(ITIM). A short peptide motif that contains tyrosine residues and is found in the cytoplasmic tails of several inhibitory receptors. The prototype six-amino-acid ITIM sequence is (I/V/L/S)XYXX(L/V), with X denoting any amino acid. Ligand-induced clustering of these inhibitory receptors results in tyrosine phosphorylation, often by SRC-family protein tyrosine kinases, and this provides a docking site for the recruitment of cytoplasmic phosphatases that have an SRC homology 2 (SH2) domain.

Apical surface

The region of the plasma membrane of polarized epithelial cells that abuts a luminal surface.

Basolateral surface

The region of the plasma membrane of polarized epithelial cells that abuts the basement membrane.


An arrangement whereby two molecules are situated in parallel, head-to-tail fashion.

Lamina propria

Connective tissue that underlies the epithelium of the mucosa and contains various myeloid and lymphoid cells, including macrophages, dendritic cells, T cells and B cells.

Immunological synapse

A region that can form between two cells of the immune system that are in close contact, so named because of its similarities to the synapses that occur in the nervous system. The immunological synapse originally referred to the interaction between a T cell and an antigen-presenting cell. It involves adhesion molecules, as well as antigen receptors and cytokine receptors.


A receptor with low binding affinity for the Fc domain of IgG, and that contains an immunoreceptor tyrosine-based inhibitory motif (ITIM) in the cytoplasmic domain. It is postulated to inhibit B-cell activation in the presence of high concentrations of antibody.

Immunoglobulin class switching

DNA rearrangement of the gene segment encoding the variable region of IgM to any of the IgG, IgA and IgE constant genes at the heavy-chain locus. Recombination occurs in repetitive sequences of DNA located upstream of each constant gene.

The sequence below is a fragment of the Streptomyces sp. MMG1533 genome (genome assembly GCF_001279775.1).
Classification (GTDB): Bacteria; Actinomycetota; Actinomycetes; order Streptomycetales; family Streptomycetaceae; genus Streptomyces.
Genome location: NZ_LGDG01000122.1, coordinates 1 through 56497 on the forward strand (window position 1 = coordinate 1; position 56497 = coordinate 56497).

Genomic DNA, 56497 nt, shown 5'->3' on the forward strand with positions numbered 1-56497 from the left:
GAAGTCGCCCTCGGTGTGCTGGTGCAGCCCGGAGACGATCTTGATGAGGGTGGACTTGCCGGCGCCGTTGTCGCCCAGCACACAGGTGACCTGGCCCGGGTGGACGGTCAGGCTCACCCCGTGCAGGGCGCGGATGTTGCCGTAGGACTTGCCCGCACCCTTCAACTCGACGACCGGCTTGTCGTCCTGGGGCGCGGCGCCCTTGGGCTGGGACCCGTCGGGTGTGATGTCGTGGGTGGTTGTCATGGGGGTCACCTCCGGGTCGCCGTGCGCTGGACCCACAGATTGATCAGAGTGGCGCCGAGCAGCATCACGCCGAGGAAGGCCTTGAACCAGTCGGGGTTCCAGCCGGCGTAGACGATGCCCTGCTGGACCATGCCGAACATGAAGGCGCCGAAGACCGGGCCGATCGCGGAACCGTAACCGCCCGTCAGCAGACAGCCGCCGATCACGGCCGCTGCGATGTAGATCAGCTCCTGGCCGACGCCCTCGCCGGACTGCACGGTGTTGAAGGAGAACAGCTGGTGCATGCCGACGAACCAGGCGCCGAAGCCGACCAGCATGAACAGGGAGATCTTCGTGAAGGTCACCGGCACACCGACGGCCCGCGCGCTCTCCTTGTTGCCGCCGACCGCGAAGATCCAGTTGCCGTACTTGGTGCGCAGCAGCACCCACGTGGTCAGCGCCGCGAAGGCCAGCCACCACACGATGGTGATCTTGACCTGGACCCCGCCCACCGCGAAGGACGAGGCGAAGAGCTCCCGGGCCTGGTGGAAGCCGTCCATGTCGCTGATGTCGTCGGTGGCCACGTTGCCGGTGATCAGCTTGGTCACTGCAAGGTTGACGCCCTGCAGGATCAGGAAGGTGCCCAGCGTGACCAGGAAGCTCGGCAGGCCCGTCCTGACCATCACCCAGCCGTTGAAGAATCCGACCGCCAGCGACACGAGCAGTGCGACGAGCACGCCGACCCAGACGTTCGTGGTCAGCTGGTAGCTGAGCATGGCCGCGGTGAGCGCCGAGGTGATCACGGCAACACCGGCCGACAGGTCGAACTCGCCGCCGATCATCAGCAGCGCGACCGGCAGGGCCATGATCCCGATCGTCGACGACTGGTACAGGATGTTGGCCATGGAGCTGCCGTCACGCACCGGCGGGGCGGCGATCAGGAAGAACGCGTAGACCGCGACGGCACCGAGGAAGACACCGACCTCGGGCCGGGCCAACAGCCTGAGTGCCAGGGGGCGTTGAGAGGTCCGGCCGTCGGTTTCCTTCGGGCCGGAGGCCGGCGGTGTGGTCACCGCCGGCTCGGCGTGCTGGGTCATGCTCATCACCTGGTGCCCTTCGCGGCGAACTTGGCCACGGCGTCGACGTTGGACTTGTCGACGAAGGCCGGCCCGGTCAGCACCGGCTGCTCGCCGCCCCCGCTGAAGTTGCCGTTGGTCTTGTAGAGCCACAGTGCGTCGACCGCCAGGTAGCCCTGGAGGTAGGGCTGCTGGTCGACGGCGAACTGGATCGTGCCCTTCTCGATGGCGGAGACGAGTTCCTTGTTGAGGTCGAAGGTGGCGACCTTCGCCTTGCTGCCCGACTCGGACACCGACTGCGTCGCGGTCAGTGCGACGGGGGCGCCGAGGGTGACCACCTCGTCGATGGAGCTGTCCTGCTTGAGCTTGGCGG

CD16CD56+ NK cells

Natural killer (NK) cells expressing surface CD56 but not CD16 (also known as FcγRIII). These cells represent a minor fraction of total NK cells in blood but a major fraction in tissues and secondary lymphoid organs. They tend to have relatively lower cytotoxic abilities but enhanced cytokine responsiveness and interferon-γ secretion capabilities than CD16+CD56+ NK cells, and they are thought to be important in regulation and priming of immune responses.

CD16+CD56+ NK cells

NK cells expressing both CD56 and CD16. These cells represent the majority of peripheral blood NK cells and are preferentially recruited to sites of inflammation. They are more cytotoxic than CD16CD56+ NK cells.

Obstructive liver disease

Disease in which outflow of fluids from the apical surface of a hepatocyte (canalicular surface) is obstructed.


A receptor that binds the Fc domain of IgG with low affinity. The carboxy-terminal cytoplasmic domain contains an immunoreceptor tyrosine-based activation motif (ITAM), which becomes phosphorylated following receptor aggregation, triggering the phagocytic engulfment of immunoglobulin-coated particles.


The process of moving macromolecular cargo from one surface to another of a polarized epithelial cell.

Isogenic strains

Bacterial strains that are genetically identical or that contain defined changes but are otherwise identical. For example, isogenic mutants typically refers to two strains that are identical except that one contains a defined mutation in a known protein.

Outer membrane vesicles

'Blebs' of outer membrane liberated either naturally or through detergent extraction from Gram-negative bacteria. Typically being of 100 nm in diameter, their composition reflects the outer membrane of the bacterium from which they are produced, including the presence of bacterial endotoxin, lipids and proteins.

Immunoreceptor tyrosine-based activation motif

(ITAM). A short peptide motif containing tyrosine residues that is found in the cytoplasmic tails of several signalling molecules. The amino-acid sequence of an ITAM is (D/E)XXYXX(L/I)X6–8YXX(L/I), with X denoting any amino acid. It is tyrosine phosphorylated after engagement of the ligand-binding subunits, which triggers a cascade of intracellular events that results in cellular activation.

Steric hindrance

Physical blocking of interaction between two molecules.

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Further reading

Figure 1: The carcinoembryonic antigen family and naturally occurring isoforms of human CEACAM1.
Figure 2: Dimerization of CEACAM1.
Figure 3: CEACAM receptor binding by pathogenic Neisseria spp.
Figure 4: Schematic depictions of a model for CEACAM1 function in T cells.